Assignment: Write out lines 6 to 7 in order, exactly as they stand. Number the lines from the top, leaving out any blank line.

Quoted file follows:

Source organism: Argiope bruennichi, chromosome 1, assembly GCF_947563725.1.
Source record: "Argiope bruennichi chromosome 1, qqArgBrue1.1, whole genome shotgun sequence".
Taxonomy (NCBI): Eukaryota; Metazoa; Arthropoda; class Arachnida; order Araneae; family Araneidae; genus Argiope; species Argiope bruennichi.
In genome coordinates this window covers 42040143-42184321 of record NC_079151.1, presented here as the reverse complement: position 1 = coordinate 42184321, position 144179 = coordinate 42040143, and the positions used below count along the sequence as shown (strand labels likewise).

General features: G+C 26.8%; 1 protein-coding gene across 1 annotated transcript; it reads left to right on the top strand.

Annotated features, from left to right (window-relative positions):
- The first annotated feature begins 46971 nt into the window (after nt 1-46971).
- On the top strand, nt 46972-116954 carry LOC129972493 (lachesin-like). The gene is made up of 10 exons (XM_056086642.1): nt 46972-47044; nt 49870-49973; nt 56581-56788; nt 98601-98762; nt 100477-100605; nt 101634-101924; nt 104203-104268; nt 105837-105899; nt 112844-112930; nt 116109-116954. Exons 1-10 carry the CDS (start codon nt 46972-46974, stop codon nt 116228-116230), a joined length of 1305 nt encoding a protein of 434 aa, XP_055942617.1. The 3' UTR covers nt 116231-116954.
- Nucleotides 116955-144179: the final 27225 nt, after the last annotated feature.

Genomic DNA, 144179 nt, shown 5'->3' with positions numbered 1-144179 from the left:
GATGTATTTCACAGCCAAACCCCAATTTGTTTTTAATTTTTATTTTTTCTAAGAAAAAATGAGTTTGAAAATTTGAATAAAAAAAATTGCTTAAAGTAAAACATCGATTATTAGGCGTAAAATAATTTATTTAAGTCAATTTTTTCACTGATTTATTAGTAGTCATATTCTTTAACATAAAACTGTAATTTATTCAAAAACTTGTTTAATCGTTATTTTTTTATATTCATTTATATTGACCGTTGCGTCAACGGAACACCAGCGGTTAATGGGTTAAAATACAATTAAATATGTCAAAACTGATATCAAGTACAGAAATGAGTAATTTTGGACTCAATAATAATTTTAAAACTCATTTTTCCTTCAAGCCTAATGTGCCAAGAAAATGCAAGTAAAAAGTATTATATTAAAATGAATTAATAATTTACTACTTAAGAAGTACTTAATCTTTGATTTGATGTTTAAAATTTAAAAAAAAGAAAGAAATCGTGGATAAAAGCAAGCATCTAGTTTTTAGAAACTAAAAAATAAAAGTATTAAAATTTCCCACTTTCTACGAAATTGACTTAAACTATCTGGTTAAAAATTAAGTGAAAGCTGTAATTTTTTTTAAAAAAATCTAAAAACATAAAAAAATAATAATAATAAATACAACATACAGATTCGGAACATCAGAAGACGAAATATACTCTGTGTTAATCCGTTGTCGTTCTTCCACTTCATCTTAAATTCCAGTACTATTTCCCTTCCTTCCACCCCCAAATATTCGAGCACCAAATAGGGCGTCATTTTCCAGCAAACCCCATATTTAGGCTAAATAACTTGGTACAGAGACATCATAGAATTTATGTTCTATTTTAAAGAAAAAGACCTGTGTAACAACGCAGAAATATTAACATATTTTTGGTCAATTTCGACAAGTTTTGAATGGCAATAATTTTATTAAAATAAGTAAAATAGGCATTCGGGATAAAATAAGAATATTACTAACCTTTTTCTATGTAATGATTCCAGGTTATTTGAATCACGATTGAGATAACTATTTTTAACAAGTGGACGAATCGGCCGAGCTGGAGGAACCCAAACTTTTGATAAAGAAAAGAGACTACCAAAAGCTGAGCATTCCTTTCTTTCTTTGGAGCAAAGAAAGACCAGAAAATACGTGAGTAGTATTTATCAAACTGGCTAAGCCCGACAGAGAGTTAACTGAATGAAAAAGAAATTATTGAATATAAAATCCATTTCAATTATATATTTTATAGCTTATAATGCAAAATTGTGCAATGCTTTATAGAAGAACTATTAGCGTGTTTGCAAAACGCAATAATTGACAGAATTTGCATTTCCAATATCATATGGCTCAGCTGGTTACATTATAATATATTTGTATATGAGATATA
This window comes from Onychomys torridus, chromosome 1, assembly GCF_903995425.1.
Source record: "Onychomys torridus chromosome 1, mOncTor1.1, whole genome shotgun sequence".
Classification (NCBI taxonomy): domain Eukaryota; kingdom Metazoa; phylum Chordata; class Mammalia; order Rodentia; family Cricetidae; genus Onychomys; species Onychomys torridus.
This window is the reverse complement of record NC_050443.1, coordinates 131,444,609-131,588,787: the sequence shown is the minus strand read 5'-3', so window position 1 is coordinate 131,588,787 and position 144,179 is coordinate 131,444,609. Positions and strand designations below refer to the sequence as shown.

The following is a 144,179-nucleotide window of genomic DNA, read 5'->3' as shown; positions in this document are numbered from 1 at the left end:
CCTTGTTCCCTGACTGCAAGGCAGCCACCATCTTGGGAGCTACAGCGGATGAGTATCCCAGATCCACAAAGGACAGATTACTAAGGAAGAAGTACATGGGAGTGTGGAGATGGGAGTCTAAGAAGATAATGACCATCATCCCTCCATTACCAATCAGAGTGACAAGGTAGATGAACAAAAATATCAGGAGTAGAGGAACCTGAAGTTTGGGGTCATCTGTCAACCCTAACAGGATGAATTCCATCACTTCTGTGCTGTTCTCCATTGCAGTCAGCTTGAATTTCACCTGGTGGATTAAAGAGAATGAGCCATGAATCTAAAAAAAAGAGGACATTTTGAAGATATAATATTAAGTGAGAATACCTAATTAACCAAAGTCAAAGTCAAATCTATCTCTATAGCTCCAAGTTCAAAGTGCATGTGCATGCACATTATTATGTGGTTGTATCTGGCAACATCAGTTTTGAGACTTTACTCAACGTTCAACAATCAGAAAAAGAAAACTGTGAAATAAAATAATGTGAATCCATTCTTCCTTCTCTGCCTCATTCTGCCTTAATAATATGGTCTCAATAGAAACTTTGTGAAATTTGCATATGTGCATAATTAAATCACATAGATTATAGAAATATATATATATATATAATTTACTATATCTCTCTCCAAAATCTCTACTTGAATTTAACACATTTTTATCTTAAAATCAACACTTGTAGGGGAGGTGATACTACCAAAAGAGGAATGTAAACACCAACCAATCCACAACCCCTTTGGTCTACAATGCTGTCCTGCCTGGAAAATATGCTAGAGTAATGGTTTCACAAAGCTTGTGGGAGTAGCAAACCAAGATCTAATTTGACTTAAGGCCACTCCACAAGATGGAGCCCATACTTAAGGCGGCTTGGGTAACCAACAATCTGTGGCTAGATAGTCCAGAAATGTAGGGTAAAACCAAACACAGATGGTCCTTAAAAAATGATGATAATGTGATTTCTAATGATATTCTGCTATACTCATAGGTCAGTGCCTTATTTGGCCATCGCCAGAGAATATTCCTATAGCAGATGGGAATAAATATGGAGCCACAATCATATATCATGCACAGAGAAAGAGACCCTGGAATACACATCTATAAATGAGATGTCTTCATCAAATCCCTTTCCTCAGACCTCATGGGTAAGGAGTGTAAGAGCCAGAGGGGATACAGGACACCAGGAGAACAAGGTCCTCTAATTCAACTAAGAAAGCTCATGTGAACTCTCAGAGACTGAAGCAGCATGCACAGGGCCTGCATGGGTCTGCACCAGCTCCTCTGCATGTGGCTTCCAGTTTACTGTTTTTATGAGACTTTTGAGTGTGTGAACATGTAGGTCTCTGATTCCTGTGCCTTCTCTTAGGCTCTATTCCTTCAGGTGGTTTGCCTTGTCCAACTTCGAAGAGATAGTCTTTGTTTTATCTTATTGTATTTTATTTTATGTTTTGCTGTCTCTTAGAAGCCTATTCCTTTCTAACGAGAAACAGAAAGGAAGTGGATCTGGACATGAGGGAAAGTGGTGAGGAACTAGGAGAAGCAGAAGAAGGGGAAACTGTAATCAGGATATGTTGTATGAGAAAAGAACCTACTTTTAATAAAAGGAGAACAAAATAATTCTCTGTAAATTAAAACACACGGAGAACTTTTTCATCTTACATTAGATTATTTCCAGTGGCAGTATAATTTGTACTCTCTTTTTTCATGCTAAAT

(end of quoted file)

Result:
Annotated features, from left to right (window-relative positions):
- The first annotated feature begins 46971 nt into the window (after nt 1-46971).